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News, Opinion, & Multimedia for Tamalpais High School

The Tam News

News, Opinion, & Multimedia for Tamalpais High School

The Tam News

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The benefits of WISE

Graphic by Ana Murguia

Tamalpais High School offers hundreds of diverse courses and peer mentoring, also known as Working to Inspire Student Empowerment (WISE). WISE is one of, if not the best, class for Tam students to take. The program focuses on students’ mental health and how to support one another through a mentorship program. 

Students in the class learn to be mentors to underclassmen who are selected by teachers and staff who see great potential and academic excellence in these freshman and sophomores. The mentors and their mentees are required to meet once a week, working together to help the mentee reach their needs and solve any tasks that may be in their way. The program takes field trips and has bonding events throughout the year. The mentors in WISE also have elementary school mentees whom they mentor once a week at different schools. The course content focuses on the essential skills and sciences behind human interactions and problem-solving. 

With our world still recovering from the COVID-19 pandemic, it’s important to bring attention and prioritize teens’ mental health. 

The Centers for Disease Control and Prevention (CDC) reported, “Data from the 2021 Adolescent Behaviors and Experiences Survey (ABES) indicate that 37.1% of U.S. high school students reported poor mental health during the COVID-19 pandemic.”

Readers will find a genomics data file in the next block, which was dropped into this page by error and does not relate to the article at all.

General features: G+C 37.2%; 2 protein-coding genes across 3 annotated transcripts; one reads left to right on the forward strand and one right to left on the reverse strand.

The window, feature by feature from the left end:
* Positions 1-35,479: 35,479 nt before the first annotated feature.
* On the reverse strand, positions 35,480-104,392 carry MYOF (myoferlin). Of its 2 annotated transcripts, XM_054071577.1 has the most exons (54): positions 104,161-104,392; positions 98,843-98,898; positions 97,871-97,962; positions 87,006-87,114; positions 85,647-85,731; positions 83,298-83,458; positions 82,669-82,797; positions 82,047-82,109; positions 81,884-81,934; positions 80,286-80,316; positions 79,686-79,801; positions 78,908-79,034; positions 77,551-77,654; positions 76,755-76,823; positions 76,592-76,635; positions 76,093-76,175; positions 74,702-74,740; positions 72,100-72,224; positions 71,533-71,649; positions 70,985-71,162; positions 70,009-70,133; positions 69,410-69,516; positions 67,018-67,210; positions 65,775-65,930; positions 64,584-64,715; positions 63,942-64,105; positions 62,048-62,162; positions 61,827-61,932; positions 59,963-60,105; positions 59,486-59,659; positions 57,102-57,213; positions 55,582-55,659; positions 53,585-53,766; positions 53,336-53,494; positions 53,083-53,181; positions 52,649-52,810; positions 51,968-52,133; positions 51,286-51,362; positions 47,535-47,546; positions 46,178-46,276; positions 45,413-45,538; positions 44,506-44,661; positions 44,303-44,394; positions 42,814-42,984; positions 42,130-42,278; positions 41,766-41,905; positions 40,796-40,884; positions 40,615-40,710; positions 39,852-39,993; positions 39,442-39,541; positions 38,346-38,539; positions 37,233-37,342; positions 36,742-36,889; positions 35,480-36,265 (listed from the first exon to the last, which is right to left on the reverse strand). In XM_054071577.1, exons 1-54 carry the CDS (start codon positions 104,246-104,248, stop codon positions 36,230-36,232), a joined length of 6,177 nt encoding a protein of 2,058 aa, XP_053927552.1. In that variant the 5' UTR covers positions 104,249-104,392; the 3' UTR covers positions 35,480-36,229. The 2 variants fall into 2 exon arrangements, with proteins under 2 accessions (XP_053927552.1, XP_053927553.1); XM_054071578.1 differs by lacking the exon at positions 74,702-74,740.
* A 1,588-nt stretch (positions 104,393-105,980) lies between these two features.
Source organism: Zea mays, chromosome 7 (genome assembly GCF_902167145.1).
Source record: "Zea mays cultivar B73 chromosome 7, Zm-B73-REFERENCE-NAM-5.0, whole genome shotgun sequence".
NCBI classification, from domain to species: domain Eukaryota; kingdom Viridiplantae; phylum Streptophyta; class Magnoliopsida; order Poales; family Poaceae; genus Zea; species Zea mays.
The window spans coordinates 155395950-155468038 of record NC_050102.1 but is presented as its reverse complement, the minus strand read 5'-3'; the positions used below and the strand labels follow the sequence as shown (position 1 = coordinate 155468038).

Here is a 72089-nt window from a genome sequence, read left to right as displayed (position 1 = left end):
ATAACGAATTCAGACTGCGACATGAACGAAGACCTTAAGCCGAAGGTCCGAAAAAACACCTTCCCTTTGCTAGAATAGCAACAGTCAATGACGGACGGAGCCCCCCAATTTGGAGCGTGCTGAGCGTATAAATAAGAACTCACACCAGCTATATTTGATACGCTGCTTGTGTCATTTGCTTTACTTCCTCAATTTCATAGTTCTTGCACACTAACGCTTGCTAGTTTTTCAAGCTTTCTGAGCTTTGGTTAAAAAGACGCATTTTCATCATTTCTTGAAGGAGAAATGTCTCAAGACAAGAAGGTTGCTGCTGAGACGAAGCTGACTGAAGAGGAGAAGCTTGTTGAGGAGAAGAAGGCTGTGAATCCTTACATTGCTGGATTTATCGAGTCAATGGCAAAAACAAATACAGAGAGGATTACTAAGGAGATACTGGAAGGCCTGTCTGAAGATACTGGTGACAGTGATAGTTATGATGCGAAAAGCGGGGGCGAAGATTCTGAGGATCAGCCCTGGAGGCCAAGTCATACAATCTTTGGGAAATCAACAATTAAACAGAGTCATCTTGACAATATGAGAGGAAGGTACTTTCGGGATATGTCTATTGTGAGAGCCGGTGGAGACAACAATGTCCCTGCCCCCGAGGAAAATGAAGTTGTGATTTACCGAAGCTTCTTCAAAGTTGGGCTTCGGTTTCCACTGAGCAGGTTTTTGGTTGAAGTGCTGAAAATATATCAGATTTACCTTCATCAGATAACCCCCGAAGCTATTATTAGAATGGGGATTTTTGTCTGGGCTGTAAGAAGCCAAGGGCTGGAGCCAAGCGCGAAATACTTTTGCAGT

WISE mentoring helps teach students about mental health and serves as an outlet for students who are looking for support in a variety of ways. This class also gives students confidence in helping others and is an introduction to the large field of sociology. 

Abbey Levine has been teaching WISE for nine years and has an in-depth background on mentoring and leadership. Levine’s close friend mastered in the studies of mentoring during college and has partnered with Levine to shape this amazing program. In addition to this, Levine has taught a lot of student leadership courses for many years so she understands how and what motivates student leaders to be successful.

“My job is to prepare students to be mentors, and there is a lot that goes into that. I first try to get my mentors to recognize who they are and how they show up,” Levine said. 

WISE is extremely beneficial to our community because it’s different from any other class material you would learn at Tam. Instead of repeatedly adding numbers on a paper that you won’t remember the next day or staring at your computer screen for hours at a time, WISE gives students skills that can last a lifetime. It’s a class that focuses on the science and importance of yourself and others mental health. 

“We, as mentors, can contribute to the school community by working one-on-one with our peers and learning real-life skills,” junior and WISE mentor Georgia Madland said. 

For a student to be successful, they must feel comfortable and supported at school, which is exactly what this class does. Unlike most classes, almost all of the activities and work are based on collaboration in WISE so there is a very close-knit community in that classroom environment.

 “With a shared commitment to support others, the WISE community is extremely collaborative and committed to working together to help our mentees at Tam,” Tam senior and WISE mentor Ellie Kelsey said.

 Every day, students work with their peers to solve real-life problems and guide each other on the right paths toward success. WISE is a different type of education than other student leadership courses because of the upstanding actions students take to  better their community daily in WISE. 

“This class is unique because you’re not only learning content, but you are doing it through a self-reflective lens and then you have to teach it to someone else,” Levine said. 

The collaborative, extroverted skills Levine teaches are life-long skills students can use to lift others and improve the Tam community altogether.

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